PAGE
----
And it’s time to get over it.
Every journalist has a political point-of-view and they don’t magically check that at the door the minute they land a job. Many pretend to pursue some noble cause of pure “objectivity,” but it is truly in vain. Every good journalist is informed about what the subjects they cover and it would be near-impossible to be informed and not have an opinion.
Aside from outright disclosing a political bent (or as we do here at Mediaite, labeling an article a “column”), there are plenty of ways “objective” journalists can unwittingly reveal their biases.
Let’s say a conservative commentator spends a whole minute speaking with passion about some issue. Journalists can show their bias by writing it up in two generally different ways: “Conservative commentator ranted about xyz topic” or “conservative commentator spoke passionately about xyz topic.” In the mind of the reader, the former could paint the conservative as a raving lunatic; the latter, an eloquent defender of ideas.
There is also the more indirect form of tipping your hand: selection bias. For example: some would say Fox News’ “hard news” hours spent way too much time harping on the Benghazi attacks over the last month; others would say MSNBC’s “hard news” programming, in addition to all the traditionally “liberal” broadcast network newscasts, outright ignored the story.
You may notice that outlets often accused of conservative bias do tend to focus more on stories that are embarrassing to the left, while dismissing or neglecting stories that could do damage to the right. The same goes for the news outlets generally assumed to be liberally biased.
That’s why we would all be better served if journalists simply disclosed their political biases and abandoned all pretense of the “objective” journalist.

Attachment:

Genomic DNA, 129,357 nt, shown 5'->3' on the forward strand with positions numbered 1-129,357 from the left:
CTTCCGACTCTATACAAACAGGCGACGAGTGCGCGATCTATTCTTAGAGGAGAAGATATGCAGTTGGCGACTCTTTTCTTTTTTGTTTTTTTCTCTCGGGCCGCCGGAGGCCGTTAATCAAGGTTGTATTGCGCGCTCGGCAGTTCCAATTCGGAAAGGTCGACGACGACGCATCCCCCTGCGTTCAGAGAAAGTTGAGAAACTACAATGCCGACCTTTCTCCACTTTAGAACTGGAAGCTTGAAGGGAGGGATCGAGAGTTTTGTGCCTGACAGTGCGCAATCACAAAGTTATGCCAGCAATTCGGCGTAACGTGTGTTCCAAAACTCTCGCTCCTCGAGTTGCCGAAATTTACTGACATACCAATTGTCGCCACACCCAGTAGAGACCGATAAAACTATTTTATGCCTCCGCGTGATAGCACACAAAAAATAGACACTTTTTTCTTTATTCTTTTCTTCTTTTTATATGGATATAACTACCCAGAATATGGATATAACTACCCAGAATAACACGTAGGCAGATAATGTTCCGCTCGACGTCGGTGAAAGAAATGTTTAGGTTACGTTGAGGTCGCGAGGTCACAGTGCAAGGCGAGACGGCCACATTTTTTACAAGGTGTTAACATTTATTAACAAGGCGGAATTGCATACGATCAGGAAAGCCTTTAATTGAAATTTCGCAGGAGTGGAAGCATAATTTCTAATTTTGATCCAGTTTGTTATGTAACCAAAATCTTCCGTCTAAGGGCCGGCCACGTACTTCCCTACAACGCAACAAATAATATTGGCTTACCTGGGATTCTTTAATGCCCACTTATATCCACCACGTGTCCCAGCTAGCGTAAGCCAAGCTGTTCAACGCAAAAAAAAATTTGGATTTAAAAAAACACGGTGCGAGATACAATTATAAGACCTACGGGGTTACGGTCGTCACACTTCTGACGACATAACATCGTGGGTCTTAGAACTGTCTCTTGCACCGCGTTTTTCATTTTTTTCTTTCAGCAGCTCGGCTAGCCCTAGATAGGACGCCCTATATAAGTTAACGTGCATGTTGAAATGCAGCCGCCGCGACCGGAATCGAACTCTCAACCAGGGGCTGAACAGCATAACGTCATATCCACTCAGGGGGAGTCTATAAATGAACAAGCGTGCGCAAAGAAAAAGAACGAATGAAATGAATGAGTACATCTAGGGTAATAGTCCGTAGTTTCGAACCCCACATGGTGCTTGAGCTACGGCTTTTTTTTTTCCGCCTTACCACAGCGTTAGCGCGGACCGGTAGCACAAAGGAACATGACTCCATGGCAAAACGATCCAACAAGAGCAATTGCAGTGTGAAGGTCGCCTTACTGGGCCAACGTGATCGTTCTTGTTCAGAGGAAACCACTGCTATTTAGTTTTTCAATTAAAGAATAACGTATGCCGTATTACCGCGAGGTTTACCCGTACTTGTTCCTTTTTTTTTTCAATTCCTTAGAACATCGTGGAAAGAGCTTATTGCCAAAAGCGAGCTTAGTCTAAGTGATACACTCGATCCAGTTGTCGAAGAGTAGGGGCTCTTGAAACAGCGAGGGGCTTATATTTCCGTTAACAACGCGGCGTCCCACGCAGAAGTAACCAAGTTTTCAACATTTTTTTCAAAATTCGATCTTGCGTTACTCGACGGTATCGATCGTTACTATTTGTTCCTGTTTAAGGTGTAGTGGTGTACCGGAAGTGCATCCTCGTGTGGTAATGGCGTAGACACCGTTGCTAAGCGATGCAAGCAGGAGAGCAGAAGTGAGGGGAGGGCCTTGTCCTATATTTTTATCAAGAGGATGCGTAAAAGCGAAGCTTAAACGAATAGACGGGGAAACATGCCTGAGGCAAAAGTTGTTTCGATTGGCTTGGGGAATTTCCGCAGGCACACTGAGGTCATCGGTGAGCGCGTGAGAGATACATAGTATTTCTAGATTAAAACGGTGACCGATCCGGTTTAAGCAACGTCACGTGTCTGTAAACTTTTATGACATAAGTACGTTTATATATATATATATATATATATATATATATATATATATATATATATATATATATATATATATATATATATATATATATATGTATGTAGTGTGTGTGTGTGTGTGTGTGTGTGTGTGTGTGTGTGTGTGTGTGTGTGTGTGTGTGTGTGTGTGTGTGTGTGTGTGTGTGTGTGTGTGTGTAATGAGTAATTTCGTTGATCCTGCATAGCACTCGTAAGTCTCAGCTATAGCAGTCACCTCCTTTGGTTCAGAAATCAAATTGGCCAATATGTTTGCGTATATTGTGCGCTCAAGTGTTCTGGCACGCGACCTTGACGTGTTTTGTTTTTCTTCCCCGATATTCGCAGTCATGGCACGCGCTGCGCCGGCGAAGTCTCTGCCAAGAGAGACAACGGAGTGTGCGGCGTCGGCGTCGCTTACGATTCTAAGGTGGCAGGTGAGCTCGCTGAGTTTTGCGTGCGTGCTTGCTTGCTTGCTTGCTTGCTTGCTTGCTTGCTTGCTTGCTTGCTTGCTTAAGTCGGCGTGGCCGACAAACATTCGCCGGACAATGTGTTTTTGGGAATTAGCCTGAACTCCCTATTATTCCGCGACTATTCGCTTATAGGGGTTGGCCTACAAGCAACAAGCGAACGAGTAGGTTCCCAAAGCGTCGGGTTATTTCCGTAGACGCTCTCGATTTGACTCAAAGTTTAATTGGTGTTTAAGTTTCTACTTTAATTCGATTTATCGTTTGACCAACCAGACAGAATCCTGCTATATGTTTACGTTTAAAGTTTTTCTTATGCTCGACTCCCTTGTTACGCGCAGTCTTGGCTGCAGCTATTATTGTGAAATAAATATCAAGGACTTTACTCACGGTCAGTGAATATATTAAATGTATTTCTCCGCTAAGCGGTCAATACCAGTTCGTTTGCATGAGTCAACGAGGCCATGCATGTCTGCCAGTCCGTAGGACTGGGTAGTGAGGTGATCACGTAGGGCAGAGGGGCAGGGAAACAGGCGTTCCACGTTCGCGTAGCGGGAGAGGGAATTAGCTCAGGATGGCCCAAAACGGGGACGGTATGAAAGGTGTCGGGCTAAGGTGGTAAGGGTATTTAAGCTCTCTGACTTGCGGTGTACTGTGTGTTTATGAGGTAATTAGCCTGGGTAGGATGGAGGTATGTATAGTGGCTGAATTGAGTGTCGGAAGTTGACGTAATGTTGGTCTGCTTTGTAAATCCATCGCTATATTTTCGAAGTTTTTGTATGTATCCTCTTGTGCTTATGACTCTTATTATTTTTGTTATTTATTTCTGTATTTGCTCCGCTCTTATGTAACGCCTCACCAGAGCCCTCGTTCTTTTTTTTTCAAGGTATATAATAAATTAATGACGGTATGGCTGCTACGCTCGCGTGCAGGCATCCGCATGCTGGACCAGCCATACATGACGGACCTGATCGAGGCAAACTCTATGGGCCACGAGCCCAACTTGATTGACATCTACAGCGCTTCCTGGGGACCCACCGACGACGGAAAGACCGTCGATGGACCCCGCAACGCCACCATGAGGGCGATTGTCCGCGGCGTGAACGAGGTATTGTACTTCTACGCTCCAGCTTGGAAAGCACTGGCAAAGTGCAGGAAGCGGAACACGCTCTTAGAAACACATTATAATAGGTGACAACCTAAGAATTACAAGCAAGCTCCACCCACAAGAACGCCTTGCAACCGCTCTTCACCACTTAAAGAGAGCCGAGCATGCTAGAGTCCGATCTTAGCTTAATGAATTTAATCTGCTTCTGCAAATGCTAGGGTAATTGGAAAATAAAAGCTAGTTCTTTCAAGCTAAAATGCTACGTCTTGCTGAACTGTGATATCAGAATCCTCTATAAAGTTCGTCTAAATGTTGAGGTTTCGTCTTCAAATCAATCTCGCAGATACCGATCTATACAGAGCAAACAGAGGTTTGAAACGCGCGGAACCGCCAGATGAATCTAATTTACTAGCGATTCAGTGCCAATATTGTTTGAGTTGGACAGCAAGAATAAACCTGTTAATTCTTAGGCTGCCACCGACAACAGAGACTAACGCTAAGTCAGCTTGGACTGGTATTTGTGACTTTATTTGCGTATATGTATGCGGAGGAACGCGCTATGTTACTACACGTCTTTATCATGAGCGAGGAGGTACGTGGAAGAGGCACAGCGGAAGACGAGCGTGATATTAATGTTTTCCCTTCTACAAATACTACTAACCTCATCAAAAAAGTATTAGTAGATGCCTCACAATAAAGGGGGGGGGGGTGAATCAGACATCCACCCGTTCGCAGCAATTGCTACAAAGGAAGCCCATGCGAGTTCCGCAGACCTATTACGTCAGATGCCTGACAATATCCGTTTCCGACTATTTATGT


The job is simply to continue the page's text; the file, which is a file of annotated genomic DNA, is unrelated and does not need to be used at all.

I’ll start: If you read any of my posts labeled as “columns,” you might already know that I am a libertarian. I believe President Barack Obama is a terrible president; and I think Mitt Romney is just as terrible a candidate for replacement. If you read a “column” of mine and you understand libertarianism, you generally know what you are getting.
And when you read a post of mine that is intended to be “straight reporting,” you know what the writer behind the article thinks of his subjects. You can choose to nitpick for bias in my story selection, chosen verbs and adjectives, and characterizations; or you can read it and know that I did my best to be fair despite my own personal views.
Our very own Tommy Christopher and Noah Rothman catch a lot of heat from critics accusing them of “shilling” for Democrats and Republicans respectively. But you know where they stand. They’ve disclosed it on numerous occasions. If you don’t like their viewpoints, you can choose not to click. It’s that simple. And when Rothman writes a “straight” post (Christopher typically only writes columns) you can choose to read it or dismiss it knowing that there is a conservative behind the report.
Of course, if everyone disclosed their political biases, we’d see an even greater degree of what’s been called “media compartmentalization” — more than ever before, conservative readers would stick with conservative journalists; liberal readers with liberal journalists. The so-called “echo chamber” would grow more resonant. People would predictably decry the deeply divided nature of American political media and wax nostalgic for the days where the likes of Edward R. Murrow or Walter Cronkite were the nation’s only source of television news; when few major newspapers and magazines dominated the market.
But those days were likely not as golden as we remember.
Cronkite’s tag line each night was “And that’s the way it is,” which unintentionally says a lot about those days. We had limited sources of news, and those who were “trusted” had the conceit to believe they were presenting the truest form of the story.
Given what we know about how impossible it is to report with pure objectivity, do we really want a single arbiter of information?
I’d rather have a choice.
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